President talks again with Gen. McDowell on troop movements of Army of Potomac McDowell to McClellan, 20 March 1862, George B. McClellan Papers, Library of Congress, Washington, DC.

At 3 P.M. embarks from Navy Yard with Comdr. Dahlgren for meeting with Gen. McClellan at Alexandria, Va. Meeting continues in evening at White House with Secs. Stanton and Welles, Asst. Sec. Fox, McDowell, and Dahlgren present. Extracts from Dahlgren Diary, John G. Nicolay Papers, Library of Congress, Washington, DC.

Mrs. Lincoln is well enough to receive visit by Mrs. Irvin McDowell. Abraham Lincoln to Mrs. Irvin McDowell, 21 March 1862, CW, 5:168.

Saturday, March 21, 1863.+-

Washington, DC.

Lincoln sends his old friend Dr. Anson G. Henry, surveyor general of Washington Territory, with a note to Sec. Chase. Abraham Lincoln to Salmon P. Chase, 21 March 1863, CW, 6:144.

[Irwin deposits $472.50 in Springfield Marine Bank, balance of principal and interest on A. J. Van Deren note. Pratt, Personal Finances, 165.]

Monday, March 21, 1864.+-

Washington, DC.

President interviews Miss Susan Dugger and Miss Beattie from Illinois and gives them note to Postmaster Gen. Blair. Abraham Lincoln to Montgomery Blair, 21 March 1864, CW, 7:257-58.

Approves "An Act to enable the people of Nevada to form a Constitution and State Government, and for the admission of such State into the Union on an equal Footing with the original States." Proclamation Admitting Nevada into the Union, 31 October 1864, CW, 8:83-84; Don C. Seitz, Lincoln the Politician: How the Rail-Splitter and Flatboatman Played the Great American Game (New York: Coward-McCann, 1931), 408.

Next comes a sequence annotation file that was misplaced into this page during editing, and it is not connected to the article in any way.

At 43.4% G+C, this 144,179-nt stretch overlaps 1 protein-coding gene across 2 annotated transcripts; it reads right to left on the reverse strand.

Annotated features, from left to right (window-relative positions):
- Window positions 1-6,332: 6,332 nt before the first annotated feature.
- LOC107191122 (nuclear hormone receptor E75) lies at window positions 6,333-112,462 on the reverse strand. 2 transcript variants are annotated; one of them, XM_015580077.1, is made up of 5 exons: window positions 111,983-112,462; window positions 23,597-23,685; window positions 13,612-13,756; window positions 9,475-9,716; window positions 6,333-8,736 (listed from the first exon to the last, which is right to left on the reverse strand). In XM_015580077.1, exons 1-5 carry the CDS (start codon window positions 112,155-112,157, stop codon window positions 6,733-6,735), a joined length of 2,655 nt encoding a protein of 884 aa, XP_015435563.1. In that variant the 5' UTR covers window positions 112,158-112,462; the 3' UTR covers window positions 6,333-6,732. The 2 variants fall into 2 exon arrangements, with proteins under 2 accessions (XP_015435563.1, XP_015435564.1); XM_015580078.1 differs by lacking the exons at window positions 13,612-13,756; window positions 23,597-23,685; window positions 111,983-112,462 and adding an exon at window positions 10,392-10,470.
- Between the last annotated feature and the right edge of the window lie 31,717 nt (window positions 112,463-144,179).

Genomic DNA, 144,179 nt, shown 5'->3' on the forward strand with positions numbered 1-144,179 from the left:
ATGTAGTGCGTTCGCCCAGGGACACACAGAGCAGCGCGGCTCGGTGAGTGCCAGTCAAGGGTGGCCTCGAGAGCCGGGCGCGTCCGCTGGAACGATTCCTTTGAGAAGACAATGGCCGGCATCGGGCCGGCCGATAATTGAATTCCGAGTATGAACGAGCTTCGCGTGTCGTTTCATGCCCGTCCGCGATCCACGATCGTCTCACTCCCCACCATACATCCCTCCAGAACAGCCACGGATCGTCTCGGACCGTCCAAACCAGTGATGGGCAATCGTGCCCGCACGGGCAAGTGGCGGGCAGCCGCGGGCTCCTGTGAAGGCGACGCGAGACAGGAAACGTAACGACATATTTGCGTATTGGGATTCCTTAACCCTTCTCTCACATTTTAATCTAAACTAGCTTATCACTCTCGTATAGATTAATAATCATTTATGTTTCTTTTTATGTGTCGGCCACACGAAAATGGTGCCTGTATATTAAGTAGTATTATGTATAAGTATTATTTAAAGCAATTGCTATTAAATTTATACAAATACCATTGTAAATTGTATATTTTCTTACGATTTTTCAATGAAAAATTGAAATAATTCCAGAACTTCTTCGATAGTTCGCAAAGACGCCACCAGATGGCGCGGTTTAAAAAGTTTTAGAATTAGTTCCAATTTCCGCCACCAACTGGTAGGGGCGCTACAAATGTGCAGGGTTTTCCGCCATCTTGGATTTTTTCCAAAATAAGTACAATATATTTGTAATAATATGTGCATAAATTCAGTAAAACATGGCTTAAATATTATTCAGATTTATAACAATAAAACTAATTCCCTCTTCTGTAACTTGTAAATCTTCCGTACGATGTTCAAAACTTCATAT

At 12 M. committee from New York Workingmen's Democratic Republican Association calls on President and presents address, to which Lincoln replies: "You comprehend, as your address shows, that the existing rebellion, . . . is, in fact, a war upon the rights of all working people." Washington Chronicle, 22 March 1864; Reply to New York Workingmen's Democratic Republican Association, 21 March 1864, CW, 7:259-60.

President Lincoln writes to siblings Clara Brown and Julia Brown and thanks the children for sending him an "Afghan." The Browns, of Buffalo, New York, asked Lincoln to "remember that you have little friends in Buffalo who pray for you." Lincoln answers, "I especially like my little friends; and although you have never seen me, I am glad you remember me for the country's sake, and even more, that you remember, and try to help, the poor Soldiers." Clara Brown and Julia Brown to Abraham Lincoln, 9 March 1864, Abraham Lincoln Papers, Library of Congress, Washington, DC; Abraham Lincoln to Clara and Julia Brown, 21 March 1864, CW, 7:258.

Tuesday, March 21, 1865.+-

Washington, DC.

President confers again with Lt. Comdr. Barnes with respect to accommodating Mrs. Lincoln and friends on trip to City Point, Va. They decide to charter steamer "River Queen" and use U.S.S. "Bat" for protection. Barnes, "With Lincoln," 517-19.

Sec. Welles calls on President regarding Smith brothers law case. Cabinet meets. Welles, Diary.

President and Mrs. Lincoln attend performance of Francois-Adrien Boieldieu's opera La Dame Blanche at Grover's Theatre. Evening Star (Washington, DC), 22 March 1865, 2d ed., 2:1.

Lincoln telegraphs Capt. Robert T. Lincoln at City Point: "We now think of starting to you about One P.M. Thursday. Don't make public." Abraham Lincoln to Robert T. Lincoln, 21 March 1865, CW, 8:369.

Writes Gen. Walter B. Scates: "If you choose to go to New-Mexico, and reside, I will appoint you Chief Justice there. What say you? Please answer." ["Most respectfully declined."] Abraham Lincoln to Walter B. Scates, 21 March 1865, CW, 8:369-70.